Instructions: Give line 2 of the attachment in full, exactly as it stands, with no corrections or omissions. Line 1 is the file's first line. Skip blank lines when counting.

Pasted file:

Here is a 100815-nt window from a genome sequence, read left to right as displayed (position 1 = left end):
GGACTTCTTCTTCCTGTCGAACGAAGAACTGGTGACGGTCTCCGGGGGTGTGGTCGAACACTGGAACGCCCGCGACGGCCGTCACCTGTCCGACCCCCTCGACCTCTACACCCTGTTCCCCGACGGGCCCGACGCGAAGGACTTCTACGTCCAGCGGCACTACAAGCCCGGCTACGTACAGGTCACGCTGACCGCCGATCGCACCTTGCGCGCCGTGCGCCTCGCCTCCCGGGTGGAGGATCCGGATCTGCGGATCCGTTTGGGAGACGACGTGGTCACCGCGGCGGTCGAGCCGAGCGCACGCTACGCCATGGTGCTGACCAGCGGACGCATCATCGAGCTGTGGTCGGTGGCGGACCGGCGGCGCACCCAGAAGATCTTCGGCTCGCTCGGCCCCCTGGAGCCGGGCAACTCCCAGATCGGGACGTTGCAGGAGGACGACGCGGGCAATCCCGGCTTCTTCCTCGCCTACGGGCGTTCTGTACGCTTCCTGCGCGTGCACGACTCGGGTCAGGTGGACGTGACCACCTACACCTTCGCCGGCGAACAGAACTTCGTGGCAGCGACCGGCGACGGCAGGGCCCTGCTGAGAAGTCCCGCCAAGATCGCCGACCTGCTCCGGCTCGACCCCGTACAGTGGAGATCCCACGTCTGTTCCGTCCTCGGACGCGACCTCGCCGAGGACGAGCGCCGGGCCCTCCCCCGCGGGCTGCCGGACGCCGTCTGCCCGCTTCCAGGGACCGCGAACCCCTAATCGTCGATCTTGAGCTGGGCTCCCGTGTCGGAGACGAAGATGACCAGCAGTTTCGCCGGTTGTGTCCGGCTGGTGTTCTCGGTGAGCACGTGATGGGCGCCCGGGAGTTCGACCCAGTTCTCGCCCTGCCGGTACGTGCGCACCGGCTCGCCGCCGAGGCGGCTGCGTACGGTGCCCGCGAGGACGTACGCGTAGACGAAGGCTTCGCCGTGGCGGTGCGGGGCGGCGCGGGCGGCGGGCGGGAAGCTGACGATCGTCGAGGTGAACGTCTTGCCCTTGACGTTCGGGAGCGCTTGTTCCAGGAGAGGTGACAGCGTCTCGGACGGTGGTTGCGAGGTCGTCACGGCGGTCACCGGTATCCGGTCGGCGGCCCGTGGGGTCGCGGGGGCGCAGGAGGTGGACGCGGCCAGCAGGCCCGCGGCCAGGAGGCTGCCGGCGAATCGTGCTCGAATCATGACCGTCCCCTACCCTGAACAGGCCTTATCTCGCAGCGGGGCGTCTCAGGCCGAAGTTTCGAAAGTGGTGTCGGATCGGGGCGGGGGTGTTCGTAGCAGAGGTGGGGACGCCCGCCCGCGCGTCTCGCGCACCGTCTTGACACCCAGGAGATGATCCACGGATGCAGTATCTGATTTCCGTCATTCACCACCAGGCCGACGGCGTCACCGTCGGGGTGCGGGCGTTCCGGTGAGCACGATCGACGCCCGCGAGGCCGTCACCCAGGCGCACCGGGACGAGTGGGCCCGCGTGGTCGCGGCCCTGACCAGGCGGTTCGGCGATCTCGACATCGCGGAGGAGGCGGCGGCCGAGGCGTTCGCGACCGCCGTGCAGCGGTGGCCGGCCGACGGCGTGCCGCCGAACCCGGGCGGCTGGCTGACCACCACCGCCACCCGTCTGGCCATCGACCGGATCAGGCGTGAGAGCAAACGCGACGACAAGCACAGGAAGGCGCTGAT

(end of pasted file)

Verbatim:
GGACTTCTTCTTCCTGTCGAACGAAGAACTGGTGACGGTCTCCGGGGGTGTGGTCGAACACTGGAACGCCCGCGACGGCCGTCACCTGTCCGACCCCCTCGACCTCTACACCCTGTTCCCCGACGGGCCCGACGCGAAGGACTTCTACGTCCAGCGGCACTACAAGCCCGGCTACGTACAGGTCACGCTGACCGCCGATCGCACCTTGCGCGCCGTGCGCCTCGCCTCCCGGGTGGAGGATCCGGATCTGCGGATCCGTTTGGGAGACGACGTGGTCACCGCGGCGGTCGAGCCGAGCGCACGCTACGCCATGGTGCTGACCAGCGGACGCATCATCGAGCTGTGGTCGGTGGCGGACCGGCGGCGCACCCAGAAGATCTTCGGCTCGCTCGGCCCCCTGGAGCCGGGCAACTCCCAGATCGGGACGTTGCAGGAGGACGACGCGGGCAATCCCGGCTTCTTCCTCGCCTACGGGCGTTCTGTACGCTTCCTGCGCGTGCACGACTCGGGTCAGGTGGACGTGACCACCTACACCTTCGCCGGCGAACAGAACTTCGTGGCAGCGACCGGCGACGGCAGGGCCCTGCTGAGAAGTCCCGCCAAGATCGCCGACCTGCTCCGGCTCGACCCCGTACAGTGGAGATCCCACGTCTGTTCCGTCCTCGGACGCGACCTCGCCGAGGACGAGCGCCGGGCCCTCCCCCGCGGGCTGCCGGACGCCGTCTGCCCGCTTCCAGGGACCGCGAACCCCTAATCGTCGATCTTGAGCTGGGCTCCCGTGTCGGAGACGAAGATGACCAGCAGTTTCGCCGGTTGTGTCCGGCTGGTGTTCTCGGTGAGCACGTGATGGGCGCCCGGGAGTTCGACCCAGTTCTCGCCCTGCCGGTACGTGCGCACCGGCTCGCCGCCGAGGCGGCTGCGTACGGTGCCCGCGAGGACGTACGCGTAGACGAAGGCTTCGCCGTGGCGGTGCGGGGCGGCGCGGGCGGCGGGCGGGAAGCTGACGATCGTCGAGGTGAACGTCTTGCCCTTGACGTTCGGGAGCGCTTGTTCCAGGAGAGGTGACAGCGTCTCGGACGGTGGTTGCGAGGTCGTCACGGCGGTCACCGGTATCCGGTCGGCGGCCCGTGGGGTCGCGGGGGCGCAGGAGGTGGACGCGGCCAGCAGGCCCGCGGCCAGGAGGCTGCCGGCGAATCGTGCTCGAATCATGACCGTCCCCTACCCTGAACAGGCCTTATCTCGCAGCGGGGCGTCTCAGGCCGAAGTTTCGAAAGTGGTGTCGGATCGGGGCGGGGGTGTTCGTAGCAGAGGTGGGGACGCCCGCCCGCGCGTCTCGCGCACCGTCTTGACACCCAGGAGATGATCCACGGATGCAGTATCTGATTTCCGTCATTCACCACCAGGCCGACGGCGTCACCGTCGGGGTGCGGGCGTTCCGGTGAGCACGATCGACGCCCGCGAGGCCGTCACCCAGGCGCACCGGGACGAGTGGGCCCGCGTGGTCGCGGCCCTGACCAGGCGGTTCGGCGATCTCGACATCGCGGAGGAGGCGGCGGCCGAGGCGTTCGCGACCGCCGTGCAGCGGTGGCCGGCCGACGGCGTGCCGCCGAACCCGGGCGGCTGGCTGACCACCACCGCCACCCGTCTGGCCATCGACCGGATCAGGCGTGAGAGCAAACGCGACGACAAGCACAGGAAGGCGCTGAT